By October, we had been from Rajasthan to Bombay, Calcutta and Goa, ending up in Kerala - the southernmost point of India.

Although I'd stopped feeling sick I had become very weak; it had happened so gradually, I hardly noticed.

But by the time we reached Kerala I was exhausted, freezing - even when temperatures reached more than 100 degrees - and vomiting a lot. Having loved the local food, it now repulsed me - just the thought of eating made me throw up. I craved something plain such as toast and Marmite.

We were staying in a lovely beach hut in a heavenly place, yet all I could do was drag myself a few yards down the sand and lie there shivering. This caused friction between Mark and me because he wanted to explore while I refused to do anything.

After two weeks I suddenly felt desperate to get back to Delhi. I had lost more than two stone [28 pounds] in weight (I normally weigh nine-and-a- half stone [133 pounds]), I had no energy, felt sick all the time and wanted my mother.

Everything seemed hazy.

Eventually we agreed to travel to Delhi by bus and train - it took six days and was horrific. The transport was crowded, every smell made me vomit and there were no public lavatories. When at last we reached Delhi we treated ourselves to a smart hotel.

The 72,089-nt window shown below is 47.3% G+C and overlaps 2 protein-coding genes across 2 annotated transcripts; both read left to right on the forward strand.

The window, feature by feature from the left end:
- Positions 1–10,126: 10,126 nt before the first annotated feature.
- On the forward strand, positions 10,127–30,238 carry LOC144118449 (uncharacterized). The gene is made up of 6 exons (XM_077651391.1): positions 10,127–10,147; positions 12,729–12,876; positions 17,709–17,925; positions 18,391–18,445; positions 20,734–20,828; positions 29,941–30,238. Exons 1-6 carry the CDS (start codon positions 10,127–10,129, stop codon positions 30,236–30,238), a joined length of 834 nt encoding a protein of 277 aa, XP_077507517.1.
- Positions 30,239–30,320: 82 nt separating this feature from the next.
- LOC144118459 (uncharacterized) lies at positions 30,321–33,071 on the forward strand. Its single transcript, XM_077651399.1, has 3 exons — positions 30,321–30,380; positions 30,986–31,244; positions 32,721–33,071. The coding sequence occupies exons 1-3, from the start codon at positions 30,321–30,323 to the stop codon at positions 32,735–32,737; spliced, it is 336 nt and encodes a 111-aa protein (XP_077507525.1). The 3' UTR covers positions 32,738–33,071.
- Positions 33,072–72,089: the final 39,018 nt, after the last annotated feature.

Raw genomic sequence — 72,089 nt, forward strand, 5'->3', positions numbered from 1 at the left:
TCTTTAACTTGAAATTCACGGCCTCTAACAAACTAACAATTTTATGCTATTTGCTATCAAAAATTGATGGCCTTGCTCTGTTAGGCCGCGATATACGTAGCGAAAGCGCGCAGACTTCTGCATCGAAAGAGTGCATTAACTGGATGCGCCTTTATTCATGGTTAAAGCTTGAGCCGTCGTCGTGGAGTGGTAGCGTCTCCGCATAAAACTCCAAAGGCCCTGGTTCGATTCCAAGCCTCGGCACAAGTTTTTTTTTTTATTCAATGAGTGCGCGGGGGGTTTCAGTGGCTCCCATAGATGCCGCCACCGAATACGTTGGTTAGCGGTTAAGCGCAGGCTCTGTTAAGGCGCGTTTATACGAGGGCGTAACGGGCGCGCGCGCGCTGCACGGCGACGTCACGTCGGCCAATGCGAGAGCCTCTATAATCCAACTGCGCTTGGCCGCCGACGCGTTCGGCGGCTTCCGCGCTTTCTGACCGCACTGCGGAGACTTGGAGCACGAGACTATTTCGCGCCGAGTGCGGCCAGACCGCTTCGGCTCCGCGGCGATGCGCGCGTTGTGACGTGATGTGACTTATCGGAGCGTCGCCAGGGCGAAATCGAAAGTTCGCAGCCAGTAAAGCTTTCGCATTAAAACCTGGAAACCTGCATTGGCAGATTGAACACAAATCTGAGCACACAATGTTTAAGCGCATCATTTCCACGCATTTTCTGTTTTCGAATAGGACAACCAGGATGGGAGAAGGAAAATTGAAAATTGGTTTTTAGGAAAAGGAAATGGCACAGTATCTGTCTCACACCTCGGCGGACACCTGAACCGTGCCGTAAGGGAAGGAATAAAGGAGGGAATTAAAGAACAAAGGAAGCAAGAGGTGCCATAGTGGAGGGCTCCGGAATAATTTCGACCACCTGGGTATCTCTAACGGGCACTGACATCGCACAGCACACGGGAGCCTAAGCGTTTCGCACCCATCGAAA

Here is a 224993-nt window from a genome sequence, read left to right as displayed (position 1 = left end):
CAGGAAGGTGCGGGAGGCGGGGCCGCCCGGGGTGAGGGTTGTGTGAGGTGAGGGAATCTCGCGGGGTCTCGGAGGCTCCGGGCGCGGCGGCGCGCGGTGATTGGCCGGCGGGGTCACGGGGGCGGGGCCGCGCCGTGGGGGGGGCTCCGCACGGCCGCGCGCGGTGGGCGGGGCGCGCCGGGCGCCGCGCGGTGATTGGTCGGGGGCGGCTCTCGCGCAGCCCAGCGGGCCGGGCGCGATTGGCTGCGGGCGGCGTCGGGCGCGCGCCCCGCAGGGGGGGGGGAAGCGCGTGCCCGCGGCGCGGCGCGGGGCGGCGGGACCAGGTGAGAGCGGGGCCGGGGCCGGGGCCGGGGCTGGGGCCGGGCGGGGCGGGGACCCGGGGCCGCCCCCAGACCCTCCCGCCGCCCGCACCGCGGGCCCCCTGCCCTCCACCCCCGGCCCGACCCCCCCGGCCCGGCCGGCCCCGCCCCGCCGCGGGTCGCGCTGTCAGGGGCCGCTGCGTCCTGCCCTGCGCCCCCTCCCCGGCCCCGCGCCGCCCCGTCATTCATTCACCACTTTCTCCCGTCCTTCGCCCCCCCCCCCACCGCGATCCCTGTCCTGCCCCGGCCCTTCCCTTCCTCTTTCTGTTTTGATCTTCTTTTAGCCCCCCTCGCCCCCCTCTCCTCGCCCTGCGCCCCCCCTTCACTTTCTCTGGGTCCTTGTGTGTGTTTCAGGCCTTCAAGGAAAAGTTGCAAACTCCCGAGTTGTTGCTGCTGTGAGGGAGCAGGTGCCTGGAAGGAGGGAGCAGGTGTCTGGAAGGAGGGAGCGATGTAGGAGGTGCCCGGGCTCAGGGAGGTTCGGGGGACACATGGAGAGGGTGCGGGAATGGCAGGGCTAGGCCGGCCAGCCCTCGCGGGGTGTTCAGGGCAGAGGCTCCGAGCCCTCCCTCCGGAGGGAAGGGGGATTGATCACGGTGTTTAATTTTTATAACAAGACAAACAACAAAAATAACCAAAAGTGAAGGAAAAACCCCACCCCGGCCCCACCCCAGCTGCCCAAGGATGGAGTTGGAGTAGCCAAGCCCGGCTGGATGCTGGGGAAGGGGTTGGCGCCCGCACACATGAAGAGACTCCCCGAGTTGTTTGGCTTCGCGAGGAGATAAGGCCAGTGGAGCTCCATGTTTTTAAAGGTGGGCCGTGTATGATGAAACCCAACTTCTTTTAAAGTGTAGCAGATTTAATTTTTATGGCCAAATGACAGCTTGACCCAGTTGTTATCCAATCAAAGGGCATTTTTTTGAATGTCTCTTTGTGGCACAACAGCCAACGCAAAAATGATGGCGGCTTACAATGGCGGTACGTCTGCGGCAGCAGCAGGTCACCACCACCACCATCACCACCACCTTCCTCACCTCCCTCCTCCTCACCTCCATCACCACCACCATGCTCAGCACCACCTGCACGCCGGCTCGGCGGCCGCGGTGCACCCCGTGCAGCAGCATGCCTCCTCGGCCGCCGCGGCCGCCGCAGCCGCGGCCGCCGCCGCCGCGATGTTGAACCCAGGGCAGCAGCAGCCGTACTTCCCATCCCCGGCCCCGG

I started having uncontrollable fits of shivering and sweating, so violent that they made my body go rigid. I had a raging thirst but couldn't even sip a glass of water because my teeth were chattering so much my mouth wouldn't open. We saw various doctors, none of whom mentioned malaria. They simply handed out pills or medicine which they said would "cure" me.

Mark was now anxious to get me home, but in my delirious state I kept saying that I couldn't leave until I'd brought presents for my family and friends.

After a couple of days and yet another episode of me refusing to leave without presents, Mark stormed out. I was scared because I felt so ill, and rang the hotel reception babbling incoherently.

I have no recollection of how I ended up on a table in a shabby back room of a shop - I think I was taken there by a hotel receptionist - but when I saw medical instruments in a Fairy liquid bottle with the top chopped off and a doctor coming towards me with a syringe saying "you need an injection", I screamed.

Suddenly the door burst open and Mark came in like Superman, scooped me up and carried me back to the hotel. He had booked the plane tickets, but couldn't get us on the same flight. The next day he saw me on to the plane.